Carol Balderree of Heber Springs thought she heard a different sort of representative when now-Rep. Josh Miller was campaigning for the legislature. But his words and deeds on implementation of the Affordable Care Act have made her think otherwise. Her letter to Miller, published by Blue Hog Report, is worth a read.
It’s a good letter for any of the holdouts, though she also emphasizes Miller’s personal situation, a recipient of Medicaid benefits who opposes expanding coverage to others. Condensed version of her letter:
1) Arkansas taxpayers are paying to the feds whether it takes the Medicaid expansion money or not. If we don’t take it, our money goes to others.
2) We are the only developed country that doesn’t provide health care as a birthright.
3) Who’s deserving?
You implied that basic health care coverage should only go to the “deserving” in your comment regarding the lady with Parkinson’s. When you were injured in a drunk driving car accident, were you “deserving” of care? Should you have been refused care and allowed to perish because your injuries were of your own making? Of course not! If we are a nation that judges and refuses to care for those we deem not worthy, then we are not a Christian nation!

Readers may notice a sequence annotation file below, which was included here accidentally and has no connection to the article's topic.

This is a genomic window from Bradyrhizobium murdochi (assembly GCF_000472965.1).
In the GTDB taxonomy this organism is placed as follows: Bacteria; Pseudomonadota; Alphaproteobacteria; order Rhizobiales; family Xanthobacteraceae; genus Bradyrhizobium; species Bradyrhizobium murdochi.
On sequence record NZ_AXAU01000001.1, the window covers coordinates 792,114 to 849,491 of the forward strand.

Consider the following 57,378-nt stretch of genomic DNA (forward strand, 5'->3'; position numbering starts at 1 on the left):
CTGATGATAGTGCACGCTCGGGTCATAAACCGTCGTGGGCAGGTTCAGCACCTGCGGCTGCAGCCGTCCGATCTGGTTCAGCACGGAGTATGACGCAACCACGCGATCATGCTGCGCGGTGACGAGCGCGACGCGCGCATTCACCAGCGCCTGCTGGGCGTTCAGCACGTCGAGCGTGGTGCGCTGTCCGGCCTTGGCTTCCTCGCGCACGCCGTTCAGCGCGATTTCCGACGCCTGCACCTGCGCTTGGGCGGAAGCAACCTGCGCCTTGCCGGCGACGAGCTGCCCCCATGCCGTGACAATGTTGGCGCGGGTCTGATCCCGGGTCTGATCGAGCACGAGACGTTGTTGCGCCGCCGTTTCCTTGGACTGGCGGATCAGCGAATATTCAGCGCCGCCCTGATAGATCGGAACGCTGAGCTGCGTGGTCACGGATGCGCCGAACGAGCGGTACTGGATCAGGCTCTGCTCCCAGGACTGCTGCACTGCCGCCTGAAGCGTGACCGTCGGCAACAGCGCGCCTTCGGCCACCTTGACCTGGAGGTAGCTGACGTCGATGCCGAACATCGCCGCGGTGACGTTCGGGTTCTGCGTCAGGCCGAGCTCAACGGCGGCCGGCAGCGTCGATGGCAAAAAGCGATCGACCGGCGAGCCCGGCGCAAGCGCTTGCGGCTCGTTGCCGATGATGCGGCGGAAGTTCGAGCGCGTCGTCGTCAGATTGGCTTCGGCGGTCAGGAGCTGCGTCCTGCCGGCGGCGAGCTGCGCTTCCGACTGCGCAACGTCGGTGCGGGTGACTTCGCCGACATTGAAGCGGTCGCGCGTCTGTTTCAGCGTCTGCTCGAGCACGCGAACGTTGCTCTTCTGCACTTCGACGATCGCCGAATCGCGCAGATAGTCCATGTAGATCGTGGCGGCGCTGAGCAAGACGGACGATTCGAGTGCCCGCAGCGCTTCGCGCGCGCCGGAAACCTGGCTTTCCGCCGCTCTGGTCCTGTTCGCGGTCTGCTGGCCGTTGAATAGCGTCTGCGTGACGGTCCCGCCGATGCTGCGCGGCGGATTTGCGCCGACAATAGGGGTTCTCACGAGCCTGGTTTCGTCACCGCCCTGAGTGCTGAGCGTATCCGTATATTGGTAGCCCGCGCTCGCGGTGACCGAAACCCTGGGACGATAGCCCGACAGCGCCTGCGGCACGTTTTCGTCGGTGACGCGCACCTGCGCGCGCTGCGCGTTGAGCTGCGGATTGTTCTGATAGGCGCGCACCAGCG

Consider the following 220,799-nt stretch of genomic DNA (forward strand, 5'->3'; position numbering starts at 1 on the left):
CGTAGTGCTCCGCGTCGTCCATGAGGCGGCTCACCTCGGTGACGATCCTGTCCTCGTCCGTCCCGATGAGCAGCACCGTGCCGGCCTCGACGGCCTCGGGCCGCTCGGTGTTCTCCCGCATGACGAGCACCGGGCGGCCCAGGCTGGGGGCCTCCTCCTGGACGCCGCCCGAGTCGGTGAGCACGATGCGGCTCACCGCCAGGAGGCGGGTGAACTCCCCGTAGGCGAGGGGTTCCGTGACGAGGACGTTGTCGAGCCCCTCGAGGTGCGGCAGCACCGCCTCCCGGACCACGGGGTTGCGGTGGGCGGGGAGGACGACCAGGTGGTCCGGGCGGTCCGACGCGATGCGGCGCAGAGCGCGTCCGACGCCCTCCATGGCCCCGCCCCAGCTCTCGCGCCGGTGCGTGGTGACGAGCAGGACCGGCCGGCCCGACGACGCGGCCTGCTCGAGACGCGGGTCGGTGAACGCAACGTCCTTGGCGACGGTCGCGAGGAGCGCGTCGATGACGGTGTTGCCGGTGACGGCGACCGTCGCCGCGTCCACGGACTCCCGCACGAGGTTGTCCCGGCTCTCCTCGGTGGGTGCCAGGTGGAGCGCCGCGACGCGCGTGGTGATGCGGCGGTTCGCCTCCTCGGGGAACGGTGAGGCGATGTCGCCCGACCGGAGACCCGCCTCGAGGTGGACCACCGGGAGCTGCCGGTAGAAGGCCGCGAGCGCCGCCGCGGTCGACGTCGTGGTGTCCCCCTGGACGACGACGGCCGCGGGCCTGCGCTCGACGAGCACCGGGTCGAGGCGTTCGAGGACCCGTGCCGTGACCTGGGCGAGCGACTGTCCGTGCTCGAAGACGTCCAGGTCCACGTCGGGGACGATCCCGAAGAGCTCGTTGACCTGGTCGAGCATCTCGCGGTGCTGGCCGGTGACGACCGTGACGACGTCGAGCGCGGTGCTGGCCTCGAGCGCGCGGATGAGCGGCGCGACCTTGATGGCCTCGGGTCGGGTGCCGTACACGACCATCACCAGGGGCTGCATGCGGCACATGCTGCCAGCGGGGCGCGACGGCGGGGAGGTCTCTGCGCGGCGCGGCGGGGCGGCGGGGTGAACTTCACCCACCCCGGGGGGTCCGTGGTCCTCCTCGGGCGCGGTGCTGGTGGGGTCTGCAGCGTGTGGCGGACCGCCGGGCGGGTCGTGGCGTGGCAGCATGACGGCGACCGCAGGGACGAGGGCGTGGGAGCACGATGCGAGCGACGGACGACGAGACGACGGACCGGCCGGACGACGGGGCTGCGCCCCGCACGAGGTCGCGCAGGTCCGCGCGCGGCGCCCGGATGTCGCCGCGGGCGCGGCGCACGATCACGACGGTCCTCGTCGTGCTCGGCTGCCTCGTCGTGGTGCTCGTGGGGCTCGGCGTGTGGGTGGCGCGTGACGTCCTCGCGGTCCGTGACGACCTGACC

4) The mandate:
The one aspect of the ACA that Republicans seem to hate the most is the individual mandate–the requirement that uninsured individuals buy health insurance–yet you don’t seem to object to laws requiring individuals to buy liability insurance when they drive a car. Why is that? Why should taxpayers like myself pick up the tab for young, healthy individuals who drive drunk and are severely injured as a result? Does not that young, healthy individual have a responsibility–not only to himself, but to his fellow citizens–to prevent that from happening?
Balderree retains optimism that opponents keep trying to destroy.
The ACA will work for us all if it is fully implemented. I worked for [redacted]1 for over 30 years, and now work as a representative for people trying to obtain disability benefits. I have also volunteered for the last 8 years at the Christian Health Center (which is closing its doors on March 31). In my many years of experience in all these capacities, it has been my observation that many people who apply for disability do so because they have health conditions for which they cannot afford care, because they have no health insurance. With care, many of these individuals would not be on disability. Many of those you referred to with catastrophic conditions (such as stroke, heart attack, and the many manifestations of uncontrolled diabetes) who qualify for Medicaid would not even HAVE those catastrophic manifestations of their illnesses if they had been under medical care for the underlying conditions that led to the stroke, heart attack, or kidney failure.